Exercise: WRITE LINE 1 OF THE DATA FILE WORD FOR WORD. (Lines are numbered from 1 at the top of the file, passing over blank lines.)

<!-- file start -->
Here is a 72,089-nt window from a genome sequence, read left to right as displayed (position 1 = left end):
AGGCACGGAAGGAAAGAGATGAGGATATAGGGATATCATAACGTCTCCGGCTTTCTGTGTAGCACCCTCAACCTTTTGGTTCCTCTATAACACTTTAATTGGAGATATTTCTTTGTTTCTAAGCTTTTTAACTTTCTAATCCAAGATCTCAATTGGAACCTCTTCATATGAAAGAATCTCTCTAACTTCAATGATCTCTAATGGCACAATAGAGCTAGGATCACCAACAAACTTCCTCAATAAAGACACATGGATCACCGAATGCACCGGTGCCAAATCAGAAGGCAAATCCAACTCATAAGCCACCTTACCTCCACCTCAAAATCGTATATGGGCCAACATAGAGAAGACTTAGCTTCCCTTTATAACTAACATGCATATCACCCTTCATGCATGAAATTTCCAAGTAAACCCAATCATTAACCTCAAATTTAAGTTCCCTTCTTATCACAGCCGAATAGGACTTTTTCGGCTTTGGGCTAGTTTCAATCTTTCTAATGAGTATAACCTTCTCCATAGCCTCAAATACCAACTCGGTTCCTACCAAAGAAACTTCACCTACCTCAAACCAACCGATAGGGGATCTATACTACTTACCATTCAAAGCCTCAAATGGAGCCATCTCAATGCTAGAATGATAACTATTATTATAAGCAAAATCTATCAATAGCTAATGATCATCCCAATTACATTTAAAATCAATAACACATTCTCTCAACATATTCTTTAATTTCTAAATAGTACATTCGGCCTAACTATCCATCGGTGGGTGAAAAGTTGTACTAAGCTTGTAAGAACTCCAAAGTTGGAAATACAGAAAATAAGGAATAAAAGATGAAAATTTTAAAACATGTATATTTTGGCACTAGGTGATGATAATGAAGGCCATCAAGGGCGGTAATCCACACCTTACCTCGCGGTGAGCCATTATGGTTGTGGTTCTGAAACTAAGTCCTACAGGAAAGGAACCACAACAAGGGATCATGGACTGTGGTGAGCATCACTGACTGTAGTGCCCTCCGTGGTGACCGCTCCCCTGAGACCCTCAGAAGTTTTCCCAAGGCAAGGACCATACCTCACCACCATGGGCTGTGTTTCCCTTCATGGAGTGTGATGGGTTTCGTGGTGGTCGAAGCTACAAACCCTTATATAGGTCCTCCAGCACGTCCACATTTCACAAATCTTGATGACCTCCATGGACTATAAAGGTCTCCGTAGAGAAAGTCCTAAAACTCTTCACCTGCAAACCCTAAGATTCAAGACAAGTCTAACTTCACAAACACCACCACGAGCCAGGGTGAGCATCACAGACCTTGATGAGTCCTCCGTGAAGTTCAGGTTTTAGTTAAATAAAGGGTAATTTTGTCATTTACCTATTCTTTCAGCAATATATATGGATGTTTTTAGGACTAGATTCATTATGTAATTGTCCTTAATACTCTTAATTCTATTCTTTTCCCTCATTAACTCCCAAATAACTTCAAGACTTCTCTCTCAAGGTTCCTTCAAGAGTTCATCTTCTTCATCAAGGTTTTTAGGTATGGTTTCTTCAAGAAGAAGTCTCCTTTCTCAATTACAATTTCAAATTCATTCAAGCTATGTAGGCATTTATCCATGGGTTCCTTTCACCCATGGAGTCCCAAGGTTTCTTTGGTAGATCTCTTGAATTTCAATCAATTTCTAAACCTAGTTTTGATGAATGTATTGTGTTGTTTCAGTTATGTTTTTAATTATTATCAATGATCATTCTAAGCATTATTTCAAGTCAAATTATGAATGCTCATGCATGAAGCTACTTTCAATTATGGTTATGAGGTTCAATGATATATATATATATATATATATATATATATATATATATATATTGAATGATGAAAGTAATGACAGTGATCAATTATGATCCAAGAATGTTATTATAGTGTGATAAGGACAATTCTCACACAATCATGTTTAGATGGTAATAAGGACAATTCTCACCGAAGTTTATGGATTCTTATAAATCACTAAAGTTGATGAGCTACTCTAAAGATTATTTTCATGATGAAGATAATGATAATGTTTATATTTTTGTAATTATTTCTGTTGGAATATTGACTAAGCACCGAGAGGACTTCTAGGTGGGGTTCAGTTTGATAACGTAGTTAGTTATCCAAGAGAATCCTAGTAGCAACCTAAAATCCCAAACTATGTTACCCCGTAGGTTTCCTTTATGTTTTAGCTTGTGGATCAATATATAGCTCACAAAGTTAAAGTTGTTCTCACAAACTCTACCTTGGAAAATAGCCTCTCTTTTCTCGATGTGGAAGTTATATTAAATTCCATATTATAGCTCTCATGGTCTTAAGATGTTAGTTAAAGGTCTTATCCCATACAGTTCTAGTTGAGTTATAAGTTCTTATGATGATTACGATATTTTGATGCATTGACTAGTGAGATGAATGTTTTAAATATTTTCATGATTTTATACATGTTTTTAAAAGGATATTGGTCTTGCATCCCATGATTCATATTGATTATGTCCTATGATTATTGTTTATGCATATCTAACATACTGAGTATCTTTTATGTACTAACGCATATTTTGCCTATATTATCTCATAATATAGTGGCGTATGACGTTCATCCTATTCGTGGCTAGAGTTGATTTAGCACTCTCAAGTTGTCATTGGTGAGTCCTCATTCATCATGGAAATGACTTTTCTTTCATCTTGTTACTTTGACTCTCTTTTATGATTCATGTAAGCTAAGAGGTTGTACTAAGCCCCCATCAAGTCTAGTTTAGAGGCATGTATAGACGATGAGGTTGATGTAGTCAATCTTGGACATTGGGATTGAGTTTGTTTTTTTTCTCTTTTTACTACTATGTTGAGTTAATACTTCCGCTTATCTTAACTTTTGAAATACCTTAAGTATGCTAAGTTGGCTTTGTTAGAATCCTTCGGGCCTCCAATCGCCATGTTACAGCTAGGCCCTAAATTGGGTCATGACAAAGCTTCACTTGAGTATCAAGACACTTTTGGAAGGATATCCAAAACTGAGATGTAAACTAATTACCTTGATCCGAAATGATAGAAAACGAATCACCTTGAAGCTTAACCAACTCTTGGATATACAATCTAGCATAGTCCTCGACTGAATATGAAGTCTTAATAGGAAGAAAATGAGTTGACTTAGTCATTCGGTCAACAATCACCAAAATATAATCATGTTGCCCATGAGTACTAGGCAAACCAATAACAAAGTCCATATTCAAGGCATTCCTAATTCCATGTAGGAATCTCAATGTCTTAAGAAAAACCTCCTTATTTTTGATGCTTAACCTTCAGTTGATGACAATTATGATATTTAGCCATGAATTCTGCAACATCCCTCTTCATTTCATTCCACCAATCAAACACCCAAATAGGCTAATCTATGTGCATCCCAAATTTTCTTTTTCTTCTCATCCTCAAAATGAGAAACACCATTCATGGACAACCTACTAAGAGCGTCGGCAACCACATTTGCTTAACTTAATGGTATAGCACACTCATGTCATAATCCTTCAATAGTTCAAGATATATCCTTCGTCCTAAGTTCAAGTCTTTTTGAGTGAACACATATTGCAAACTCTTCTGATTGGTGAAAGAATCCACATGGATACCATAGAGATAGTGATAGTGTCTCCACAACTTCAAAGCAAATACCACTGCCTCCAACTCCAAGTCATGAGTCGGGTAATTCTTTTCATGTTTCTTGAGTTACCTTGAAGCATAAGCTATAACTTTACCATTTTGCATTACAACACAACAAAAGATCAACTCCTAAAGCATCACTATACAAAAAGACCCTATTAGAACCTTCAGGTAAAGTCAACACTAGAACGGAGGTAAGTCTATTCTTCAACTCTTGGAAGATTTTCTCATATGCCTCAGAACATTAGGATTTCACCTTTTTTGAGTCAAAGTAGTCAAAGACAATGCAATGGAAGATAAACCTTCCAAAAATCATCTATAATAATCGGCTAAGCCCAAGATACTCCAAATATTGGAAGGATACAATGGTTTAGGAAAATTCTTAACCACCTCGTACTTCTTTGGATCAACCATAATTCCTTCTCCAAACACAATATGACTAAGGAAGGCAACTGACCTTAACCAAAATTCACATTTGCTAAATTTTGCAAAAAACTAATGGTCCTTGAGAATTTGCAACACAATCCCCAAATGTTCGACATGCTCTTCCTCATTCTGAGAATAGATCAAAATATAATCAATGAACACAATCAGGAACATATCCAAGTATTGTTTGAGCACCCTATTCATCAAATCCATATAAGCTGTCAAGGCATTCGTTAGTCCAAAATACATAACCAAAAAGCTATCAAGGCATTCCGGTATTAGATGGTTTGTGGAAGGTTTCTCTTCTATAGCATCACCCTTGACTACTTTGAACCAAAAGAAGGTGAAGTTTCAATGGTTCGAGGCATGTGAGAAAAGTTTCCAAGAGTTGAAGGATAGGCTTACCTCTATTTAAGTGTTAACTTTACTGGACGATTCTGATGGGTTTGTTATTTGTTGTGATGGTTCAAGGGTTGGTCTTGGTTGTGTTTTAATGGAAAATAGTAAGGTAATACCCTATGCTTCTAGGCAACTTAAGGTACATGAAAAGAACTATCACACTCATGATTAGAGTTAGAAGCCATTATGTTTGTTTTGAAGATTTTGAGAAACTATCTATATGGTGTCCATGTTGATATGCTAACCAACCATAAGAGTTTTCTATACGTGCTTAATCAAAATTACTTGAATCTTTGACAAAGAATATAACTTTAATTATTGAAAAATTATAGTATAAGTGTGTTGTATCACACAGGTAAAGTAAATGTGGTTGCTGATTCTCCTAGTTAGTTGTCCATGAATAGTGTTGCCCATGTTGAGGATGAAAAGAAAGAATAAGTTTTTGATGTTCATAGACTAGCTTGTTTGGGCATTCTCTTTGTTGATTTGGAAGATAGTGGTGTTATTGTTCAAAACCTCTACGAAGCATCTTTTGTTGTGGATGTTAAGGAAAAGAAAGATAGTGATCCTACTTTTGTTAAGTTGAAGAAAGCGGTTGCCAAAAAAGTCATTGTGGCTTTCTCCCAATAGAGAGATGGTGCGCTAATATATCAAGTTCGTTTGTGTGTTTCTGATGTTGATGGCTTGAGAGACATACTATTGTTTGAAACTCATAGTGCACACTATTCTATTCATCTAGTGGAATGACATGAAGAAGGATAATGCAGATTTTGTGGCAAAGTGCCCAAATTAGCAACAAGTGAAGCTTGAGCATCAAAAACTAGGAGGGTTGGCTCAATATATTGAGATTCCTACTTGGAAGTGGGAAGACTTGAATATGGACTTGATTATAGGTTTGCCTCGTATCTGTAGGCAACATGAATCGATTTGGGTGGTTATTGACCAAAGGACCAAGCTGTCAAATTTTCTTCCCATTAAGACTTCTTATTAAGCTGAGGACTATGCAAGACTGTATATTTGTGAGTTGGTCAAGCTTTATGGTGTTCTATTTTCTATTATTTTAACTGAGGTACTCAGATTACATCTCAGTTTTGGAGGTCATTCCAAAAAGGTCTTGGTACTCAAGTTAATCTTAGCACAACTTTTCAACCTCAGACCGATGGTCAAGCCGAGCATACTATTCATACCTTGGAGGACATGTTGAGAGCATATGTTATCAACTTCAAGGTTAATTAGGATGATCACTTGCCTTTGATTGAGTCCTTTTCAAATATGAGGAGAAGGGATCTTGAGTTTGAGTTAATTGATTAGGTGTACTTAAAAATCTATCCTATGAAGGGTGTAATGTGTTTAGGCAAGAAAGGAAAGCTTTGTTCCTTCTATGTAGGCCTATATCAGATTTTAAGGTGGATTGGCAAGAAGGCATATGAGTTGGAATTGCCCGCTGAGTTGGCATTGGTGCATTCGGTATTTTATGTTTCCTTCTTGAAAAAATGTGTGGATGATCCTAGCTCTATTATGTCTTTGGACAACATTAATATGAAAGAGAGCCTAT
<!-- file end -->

Here is a 72,089-nt window from a genome sequence, read left to right as displayed (position 1 = left end):